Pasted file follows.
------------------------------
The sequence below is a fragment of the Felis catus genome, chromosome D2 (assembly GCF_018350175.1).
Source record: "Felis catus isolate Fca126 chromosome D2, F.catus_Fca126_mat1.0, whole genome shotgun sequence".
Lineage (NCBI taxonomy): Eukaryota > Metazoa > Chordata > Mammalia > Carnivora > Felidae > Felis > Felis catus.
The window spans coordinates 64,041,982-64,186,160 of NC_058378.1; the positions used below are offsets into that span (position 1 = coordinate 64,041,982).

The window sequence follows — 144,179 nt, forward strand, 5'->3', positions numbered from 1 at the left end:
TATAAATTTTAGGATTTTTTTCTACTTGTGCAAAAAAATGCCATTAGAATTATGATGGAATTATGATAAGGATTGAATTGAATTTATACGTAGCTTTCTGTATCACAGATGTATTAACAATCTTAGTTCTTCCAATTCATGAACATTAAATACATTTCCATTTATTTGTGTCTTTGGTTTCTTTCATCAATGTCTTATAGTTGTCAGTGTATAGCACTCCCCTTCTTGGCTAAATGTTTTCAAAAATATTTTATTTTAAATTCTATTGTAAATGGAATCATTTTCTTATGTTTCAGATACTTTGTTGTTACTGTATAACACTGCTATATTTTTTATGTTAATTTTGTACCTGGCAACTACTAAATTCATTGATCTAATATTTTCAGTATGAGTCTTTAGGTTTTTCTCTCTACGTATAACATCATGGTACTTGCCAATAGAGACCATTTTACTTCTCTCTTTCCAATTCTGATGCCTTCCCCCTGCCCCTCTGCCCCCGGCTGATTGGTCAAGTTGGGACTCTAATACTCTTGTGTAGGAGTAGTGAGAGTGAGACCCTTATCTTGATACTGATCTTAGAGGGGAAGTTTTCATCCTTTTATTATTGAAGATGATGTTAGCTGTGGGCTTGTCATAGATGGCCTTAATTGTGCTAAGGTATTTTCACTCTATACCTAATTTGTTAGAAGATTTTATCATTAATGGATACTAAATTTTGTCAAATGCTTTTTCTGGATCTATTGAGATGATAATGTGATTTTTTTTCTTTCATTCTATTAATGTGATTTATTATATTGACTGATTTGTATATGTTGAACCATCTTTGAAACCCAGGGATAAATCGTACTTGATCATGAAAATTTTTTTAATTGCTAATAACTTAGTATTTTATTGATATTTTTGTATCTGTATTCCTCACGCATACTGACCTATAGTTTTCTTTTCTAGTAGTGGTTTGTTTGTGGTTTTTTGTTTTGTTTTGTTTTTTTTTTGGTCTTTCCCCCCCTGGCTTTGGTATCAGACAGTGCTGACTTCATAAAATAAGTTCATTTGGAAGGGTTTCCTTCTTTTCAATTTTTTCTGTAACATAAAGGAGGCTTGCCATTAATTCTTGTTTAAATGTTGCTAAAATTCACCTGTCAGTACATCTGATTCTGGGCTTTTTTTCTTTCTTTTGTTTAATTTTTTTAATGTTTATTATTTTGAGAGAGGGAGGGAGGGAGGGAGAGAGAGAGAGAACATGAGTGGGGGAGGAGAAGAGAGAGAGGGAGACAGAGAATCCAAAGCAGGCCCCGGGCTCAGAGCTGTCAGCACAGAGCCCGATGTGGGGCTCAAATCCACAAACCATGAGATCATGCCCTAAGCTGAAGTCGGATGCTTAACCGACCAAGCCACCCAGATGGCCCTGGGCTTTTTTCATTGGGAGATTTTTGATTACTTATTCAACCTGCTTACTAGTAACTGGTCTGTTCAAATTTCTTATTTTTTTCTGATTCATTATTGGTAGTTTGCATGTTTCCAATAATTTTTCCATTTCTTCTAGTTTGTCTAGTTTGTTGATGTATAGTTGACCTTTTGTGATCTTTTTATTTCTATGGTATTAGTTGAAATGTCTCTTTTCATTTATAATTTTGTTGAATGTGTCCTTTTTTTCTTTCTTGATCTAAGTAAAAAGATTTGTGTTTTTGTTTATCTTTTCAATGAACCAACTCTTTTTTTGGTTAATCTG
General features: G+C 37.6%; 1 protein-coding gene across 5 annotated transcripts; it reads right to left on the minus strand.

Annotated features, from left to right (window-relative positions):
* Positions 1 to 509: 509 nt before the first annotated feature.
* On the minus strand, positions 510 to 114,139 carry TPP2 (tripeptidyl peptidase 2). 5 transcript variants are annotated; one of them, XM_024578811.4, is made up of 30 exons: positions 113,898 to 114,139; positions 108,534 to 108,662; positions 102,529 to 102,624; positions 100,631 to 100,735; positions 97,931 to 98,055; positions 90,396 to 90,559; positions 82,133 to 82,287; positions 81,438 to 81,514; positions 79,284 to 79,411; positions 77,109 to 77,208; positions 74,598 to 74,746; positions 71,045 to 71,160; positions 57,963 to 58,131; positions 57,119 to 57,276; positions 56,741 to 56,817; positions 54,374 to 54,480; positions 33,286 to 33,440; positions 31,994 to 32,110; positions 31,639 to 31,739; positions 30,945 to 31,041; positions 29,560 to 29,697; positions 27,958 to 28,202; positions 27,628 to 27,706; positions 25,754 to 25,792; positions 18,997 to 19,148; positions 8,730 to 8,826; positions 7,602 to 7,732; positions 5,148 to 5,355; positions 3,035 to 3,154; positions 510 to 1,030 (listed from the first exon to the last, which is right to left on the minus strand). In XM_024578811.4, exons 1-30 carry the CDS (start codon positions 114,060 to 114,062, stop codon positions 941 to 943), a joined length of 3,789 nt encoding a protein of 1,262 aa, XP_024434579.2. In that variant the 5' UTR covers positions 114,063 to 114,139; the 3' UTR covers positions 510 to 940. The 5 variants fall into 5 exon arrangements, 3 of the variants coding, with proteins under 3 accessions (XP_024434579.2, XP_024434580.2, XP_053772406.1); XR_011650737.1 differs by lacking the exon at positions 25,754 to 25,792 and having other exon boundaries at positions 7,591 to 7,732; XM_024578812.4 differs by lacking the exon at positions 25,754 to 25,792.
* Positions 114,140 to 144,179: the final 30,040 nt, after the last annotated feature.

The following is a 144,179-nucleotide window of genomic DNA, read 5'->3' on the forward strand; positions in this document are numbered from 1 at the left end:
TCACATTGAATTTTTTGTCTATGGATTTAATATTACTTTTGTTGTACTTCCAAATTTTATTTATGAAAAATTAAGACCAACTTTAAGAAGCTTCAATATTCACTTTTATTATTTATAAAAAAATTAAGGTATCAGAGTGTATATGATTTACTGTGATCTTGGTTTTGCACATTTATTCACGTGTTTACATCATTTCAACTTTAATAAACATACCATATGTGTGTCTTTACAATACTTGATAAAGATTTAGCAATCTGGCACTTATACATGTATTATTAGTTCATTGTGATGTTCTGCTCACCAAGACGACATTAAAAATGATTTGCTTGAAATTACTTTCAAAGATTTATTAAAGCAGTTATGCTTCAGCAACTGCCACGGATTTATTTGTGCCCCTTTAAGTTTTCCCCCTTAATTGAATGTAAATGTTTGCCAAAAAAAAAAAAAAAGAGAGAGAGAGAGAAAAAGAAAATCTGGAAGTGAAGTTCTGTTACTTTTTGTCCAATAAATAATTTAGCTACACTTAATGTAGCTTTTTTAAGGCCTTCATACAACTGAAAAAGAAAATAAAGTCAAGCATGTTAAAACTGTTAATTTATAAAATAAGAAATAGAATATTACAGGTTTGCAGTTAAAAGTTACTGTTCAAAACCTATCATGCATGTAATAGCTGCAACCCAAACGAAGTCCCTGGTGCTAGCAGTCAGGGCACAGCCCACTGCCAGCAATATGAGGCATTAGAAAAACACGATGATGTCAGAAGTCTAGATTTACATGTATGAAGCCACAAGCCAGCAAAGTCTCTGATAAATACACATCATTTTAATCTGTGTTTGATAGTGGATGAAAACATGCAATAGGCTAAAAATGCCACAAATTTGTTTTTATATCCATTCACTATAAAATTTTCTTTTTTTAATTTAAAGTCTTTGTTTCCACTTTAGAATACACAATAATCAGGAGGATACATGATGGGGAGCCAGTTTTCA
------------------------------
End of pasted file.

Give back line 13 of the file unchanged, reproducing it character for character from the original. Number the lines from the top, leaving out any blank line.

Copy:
TCACATTGAATTTTTTGTCTATGGATTTAATATTACTTTTGTTGTACTTCCAAATTTTATTTATGAAAAATTAAGACCAACTTTAAGAAGCTTCAATATTCACTTTTATTATTTATAAAAAAATTAAGGTATCAGAGTGTATATGATTTACTGTGATCTTGGTTTTGCACATTTATTCACGTGTTTACATCATTTCAACTTTAATAAACATACCATATGTGTGTCTTTACAATACTTGATAAAGATTTAGCAATCTGGCACTTATACATGTATTATTAGTTCATTGTGATGTTCTGCTCACCAAGACGACATTAAAAATGATTTGCTTGAAATTACTTTCAAAGATTTATTAAAGCAGTTATGCTTCAGCAACTGCCACGGATTTATTTGTGCCCCTTTAAGTTTTCCCCCTTAATTGAATGTAAATGTTTGCCAAAAAAAAAAAAAAAGAGAGAGAGAGAGAAAAAGAAAATCTGGAAGTGAAGTTCTGTTACTTTTTGTCCAATAAATAATTTAGCTACACTTAATGTAGCTTTTTTAAGGCCTTCATACAACTGAAAAAGAAAATAAAGTCAAGCATGTTAAAACTGTTAATTTATAAAATAAGAAATAGAATATTACAGGTTTGCAGTTAAAAGTTACTGTTCAAAACCTATCATGCATGTAATAGCTGCAACCCAAACGAAGTCCCTGGTGCTAGCAGTCAGGGCACAGCCCACTGCCAGCAATATGAGGCATTAGAAAAACACGATGATGTCAGAAGTCTAGATTTACATGTATGAAGCCACAAGCCAGCAAAGTCTCTGATAAATACACATCATTTTAATCTGTGTTTGATAGTGGATGAAAACATGCAATAGGCTAAAAATGCCACAAATTTGTTTTTATATCCATTCACTATAAAATTTTCTTTTTTTAATTTAAAGTCTTTGTTTCCACTTTAGAATACACAATAATCAGGAGGATACATGATGGGGAGCCAGTTTTCA